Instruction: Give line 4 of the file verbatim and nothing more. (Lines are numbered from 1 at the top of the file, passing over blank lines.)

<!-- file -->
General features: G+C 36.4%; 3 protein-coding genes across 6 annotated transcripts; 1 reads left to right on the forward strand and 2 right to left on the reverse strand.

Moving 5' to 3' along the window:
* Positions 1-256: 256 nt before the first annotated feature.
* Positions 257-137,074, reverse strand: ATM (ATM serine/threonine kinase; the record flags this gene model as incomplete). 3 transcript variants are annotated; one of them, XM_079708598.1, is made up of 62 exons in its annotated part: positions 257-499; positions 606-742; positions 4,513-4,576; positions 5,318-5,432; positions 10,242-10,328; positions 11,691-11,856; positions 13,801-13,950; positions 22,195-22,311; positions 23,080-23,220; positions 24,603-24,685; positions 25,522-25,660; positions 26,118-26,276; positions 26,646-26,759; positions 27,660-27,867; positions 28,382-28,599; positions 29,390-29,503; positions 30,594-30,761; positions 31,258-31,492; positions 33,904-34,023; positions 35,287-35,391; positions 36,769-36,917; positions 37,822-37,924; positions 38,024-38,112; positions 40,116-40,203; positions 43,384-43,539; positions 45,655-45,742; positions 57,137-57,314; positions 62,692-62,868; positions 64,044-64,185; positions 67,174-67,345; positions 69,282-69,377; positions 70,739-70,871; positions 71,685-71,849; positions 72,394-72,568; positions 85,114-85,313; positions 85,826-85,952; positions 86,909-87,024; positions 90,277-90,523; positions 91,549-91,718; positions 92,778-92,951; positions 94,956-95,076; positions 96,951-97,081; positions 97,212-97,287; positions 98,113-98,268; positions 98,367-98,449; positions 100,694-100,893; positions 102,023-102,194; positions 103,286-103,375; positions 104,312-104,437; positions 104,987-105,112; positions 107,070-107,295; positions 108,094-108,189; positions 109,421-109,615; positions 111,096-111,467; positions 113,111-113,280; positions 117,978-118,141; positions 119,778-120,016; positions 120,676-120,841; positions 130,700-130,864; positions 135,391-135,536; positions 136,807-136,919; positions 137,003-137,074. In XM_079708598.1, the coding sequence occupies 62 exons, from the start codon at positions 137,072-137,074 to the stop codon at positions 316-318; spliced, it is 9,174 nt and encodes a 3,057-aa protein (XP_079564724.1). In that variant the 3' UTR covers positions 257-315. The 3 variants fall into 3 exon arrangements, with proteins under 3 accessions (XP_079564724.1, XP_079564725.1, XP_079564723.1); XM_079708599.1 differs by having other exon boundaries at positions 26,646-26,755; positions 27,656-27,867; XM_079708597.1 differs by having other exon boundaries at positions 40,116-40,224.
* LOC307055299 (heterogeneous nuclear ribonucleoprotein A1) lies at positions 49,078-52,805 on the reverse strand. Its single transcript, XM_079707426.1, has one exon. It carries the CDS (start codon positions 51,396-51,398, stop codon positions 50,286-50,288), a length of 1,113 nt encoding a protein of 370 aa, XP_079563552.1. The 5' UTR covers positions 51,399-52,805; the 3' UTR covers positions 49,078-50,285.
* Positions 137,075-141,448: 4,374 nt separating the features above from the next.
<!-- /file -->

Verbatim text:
* Positions 257-137,074, reverse strand: ATM (ATM serine/threonine kinase; the record flags this gene model as incomplete). 3 transcript variants are annotated; one of them, XM_079708598.1, is made up of 62 exons in its annotated part: positions 257-499; positions 606-742; positions 4,513-4,576; positions 5,318-5,432; positions 10,242-10,328; positions 11,691-11,856; positions 13,801-13,950; positions 22,195-22,311; positions 23,080-23,220; positions 24,603-24,685; positions 25,522-25,660; positions 26,118-26,276; positions 26,646-26,759; positions 27,660-27,867; positions 28,382-28,599; positions 29,390-29,503; positions 30,594-30,761; positions 31,258-31,492; positions 33,904-34,023; positions 35,287-35,391; positions 36,769-36,917; positions 37,822-37,924; positions 38,024-38,112; positions 40,116-40,203; positions 43,384-43,539; positions 45,655-45,742; positions 57,137-57,314; positions 62,692-62,868; positions 64,044-64,185; positions 67,174-67,345; positions 69,282-69,377; positions 70,739-70,871; positions 71,685-71,849; positions 72,394-72,568; positions 85,114-85,313; positions 85,826-85,952; positions 86,909-87,024; positions 90,277-90,523; positions 91,549-91,718; positions 92,778-92,951; positions 94,956-95,076; positions 96,951-97,081; positions 97,212-97,287; positions 98,113-98,268; positions 98,367-98,449; positions 100,694-100,893; positions 102,023-102,194; positions 103,286-103,375; positions 104,312-104,437; positions 104,987-105,112; positions 107,070-107,295; positions 108,094-108,189; positions 109,421-109,615; positions 111,096-111,467; positions 113,111-113,280; positions 117,978-118,141; positions 119,778-120,016; positions 120,676-120,841; positions 130,700-130,864; positions 135,391-135,536; positions 136,807-136,919; positions 137,003-137,074. In XM_079708598.1, the coding sequence occupies 62 exons, from the start codon at positions 137,072-137,074 to the stop codon at positions 316-318; spliced, it is 9,174 nt and encodes a 3,057-aa protein (XP_079564724.1). In that variant the 3' UTR covers positions 257-315. The 3 variants fall into 3 exon arrangements, with proteins under 3 accessions (XP_079564724.1, XP_079564725.1, XP_079564723.1); XM_079708599.1 differs by having other exon boundaries at positions 26,646-26,755; positions 27,656-27,867; XM_079708597.1 differs by having other exon boundaries at positions 40,116-40,224.